Biopharmed drugs offer much promise; but how should they be regulated?
Using genetic engineering in plants to create biopharmed drugs holds all sorts of promise for treating diseases, as the recent case of a drug which appears to have cured two Ebola patients has shown, but regulators may be holding this field back, argues Henry Miller in a Wall Street Journal op-ed.
Biopharming involves genetically engineering crops such as corn, tomato, and tobacco to create high concentrations of antibodies and other pharmaceuticals that can then be harvested.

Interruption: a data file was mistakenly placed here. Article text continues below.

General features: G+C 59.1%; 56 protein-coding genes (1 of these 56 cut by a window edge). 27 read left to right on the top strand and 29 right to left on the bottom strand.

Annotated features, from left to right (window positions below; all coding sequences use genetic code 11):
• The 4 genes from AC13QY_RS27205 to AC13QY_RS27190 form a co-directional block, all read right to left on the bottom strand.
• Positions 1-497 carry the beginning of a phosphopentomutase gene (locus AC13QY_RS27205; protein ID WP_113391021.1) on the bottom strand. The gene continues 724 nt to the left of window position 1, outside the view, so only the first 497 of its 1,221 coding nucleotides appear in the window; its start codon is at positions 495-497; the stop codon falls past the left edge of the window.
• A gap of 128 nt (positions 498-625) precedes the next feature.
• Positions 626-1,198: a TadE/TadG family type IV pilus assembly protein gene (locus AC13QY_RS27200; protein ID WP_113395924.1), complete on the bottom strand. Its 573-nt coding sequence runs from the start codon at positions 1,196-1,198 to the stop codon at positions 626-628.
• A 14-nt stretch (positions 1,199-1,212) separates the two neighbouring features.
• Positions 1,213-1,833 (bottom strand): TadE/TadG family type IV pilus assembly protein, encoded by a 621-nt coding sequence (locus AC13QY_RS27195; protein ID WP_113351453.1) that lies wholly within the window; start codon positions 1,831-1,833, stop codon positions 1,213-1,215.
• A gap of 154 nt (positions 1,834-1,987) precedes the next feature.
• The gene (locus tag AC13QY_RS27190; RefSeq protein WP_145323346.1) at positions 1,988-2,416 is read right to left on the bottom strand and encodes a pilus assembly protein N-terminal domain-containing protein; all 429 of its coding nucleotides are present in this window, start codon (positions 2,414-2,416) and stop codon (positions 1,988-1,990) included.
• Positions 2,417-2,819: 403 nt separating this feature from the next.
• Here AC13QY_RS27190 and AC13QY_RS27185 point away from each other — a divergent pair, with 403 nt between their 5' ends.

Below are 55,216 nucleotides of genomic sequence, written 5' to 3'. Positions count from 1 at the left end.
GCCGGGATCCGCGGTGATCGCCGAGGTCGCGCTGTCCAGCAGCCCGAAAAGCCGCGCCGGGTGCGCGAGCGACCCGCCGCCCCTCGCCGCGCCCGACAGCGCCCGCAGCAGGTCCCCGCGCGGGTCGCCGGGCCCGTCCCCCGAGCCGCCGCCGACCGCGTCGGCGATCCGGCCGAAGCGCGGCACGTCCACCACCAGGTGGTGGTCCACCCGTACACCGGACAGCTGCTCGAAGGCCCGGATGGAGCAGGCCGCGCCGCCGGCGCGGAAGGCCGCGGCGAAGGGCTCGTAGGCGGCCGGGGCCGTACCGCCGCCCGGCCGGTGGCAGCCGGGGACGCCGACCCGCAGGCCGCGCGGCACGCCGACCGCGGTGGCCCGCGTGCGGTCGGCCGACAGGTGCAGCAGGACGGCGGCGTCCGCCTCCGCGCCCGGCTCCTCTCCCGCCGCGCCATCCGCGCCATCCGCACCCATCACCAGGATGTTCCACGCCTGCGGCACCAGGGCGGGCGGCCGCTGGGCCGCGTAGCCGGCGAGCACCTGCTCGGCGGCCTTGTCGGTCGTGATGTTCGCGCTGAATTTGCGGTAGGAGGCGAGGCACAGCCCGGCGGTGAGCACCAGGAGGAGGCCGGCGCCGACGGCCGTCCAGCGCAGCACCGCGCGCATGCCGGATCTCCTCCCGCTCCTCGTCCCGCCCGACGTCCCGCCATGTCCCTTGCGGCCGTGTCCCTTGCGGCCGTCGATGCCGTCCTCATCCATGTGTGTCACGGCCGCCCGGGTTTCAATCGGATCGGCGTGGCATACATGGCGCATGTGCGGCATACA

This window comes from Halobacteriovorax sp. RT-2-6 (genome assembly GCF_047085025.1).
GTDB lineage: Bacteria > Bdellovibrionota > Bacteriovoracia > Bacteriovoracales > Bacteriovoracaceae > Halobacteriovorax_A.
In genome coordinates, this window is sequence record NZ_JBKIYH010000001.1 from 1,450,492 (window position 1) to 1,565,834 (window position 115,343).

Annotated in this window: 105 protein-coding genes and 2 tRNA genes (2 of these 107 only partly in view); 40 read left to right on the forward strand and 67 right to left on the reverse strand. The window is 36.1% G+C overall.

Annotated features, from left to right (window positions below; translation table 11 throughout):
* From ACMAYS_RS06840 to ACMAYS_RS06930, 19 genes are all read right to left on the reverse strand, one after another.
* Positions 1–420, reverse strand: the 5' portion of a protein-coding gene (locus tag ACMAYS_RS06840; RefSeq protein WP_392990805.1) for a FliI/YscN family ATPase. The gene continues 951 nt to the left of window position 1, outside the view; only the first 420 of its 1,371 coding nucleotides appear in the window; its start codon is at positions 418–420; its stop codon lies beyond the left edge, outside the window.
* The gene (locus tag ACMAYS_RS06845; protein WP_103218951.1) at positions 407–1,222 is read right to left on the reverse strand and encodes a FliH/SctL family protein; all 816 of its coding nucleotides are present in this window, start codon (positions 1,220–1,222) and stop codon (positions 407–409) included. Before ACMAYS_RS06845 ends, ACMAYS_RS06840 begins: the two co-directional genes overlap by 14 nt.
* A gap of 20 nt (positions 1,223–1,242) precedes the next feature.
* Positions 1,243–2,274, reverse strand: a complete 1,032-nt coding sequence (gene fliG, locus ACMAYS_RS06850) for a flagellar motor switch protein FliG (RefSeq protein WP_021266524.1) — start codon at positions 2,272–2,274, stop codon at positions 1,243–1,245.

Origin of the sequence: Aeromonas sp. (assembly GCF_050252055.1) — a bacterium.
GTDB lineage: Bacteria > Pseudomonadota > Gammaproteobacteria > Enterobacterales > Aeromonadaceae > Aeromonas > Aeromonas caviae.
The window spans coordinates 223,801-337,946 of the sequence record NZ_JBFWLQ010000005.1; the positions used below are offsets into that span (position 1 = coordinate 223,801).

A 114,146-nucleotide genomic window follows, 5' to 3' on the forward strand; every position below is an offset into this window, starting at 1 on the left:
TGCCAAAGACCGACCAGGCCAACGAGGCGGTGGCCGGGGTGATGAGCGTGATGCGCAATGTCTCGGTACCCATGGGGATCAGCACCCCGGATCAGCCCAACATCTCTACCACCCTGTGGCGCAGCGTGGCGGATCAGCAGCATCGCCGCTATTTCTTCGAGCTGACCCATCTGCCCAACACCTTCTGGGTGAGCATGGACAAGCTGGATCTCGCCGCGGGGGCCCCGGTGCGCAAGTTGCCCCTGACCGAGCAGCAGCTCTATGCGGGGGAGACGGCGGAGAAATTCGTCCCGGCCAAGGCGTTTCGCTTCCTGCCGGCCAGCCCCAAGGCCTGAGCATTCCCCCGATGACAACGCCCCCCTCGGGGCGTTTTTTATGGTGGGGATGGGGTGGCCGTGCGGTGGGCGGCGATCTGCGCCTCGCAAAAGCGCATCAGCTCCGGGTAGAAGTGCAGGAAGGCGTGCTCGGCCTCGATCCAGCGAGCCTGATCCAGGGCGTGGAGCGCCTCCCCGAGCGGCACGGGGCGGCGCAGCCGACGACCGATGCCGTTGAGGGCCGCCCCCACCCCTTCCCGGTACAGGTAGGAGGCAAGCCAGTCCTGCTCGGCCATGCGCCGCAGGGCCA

The drug used in the two US Ebola patients, called ZMapp, is one of these; a mixture of three antibodies taken from tobacco plants that were infected with engineered plant viruses. These kinds of drugs have such "great potential," Miller says, because the raw materials are cheap and they can be scaled up far more cheaply than bricks-and-mortar factories. That fluid scalability enables drug firms to hold off on investing in production facilities until later in the clinical testing cycle, or until the market it will target can be better estimated.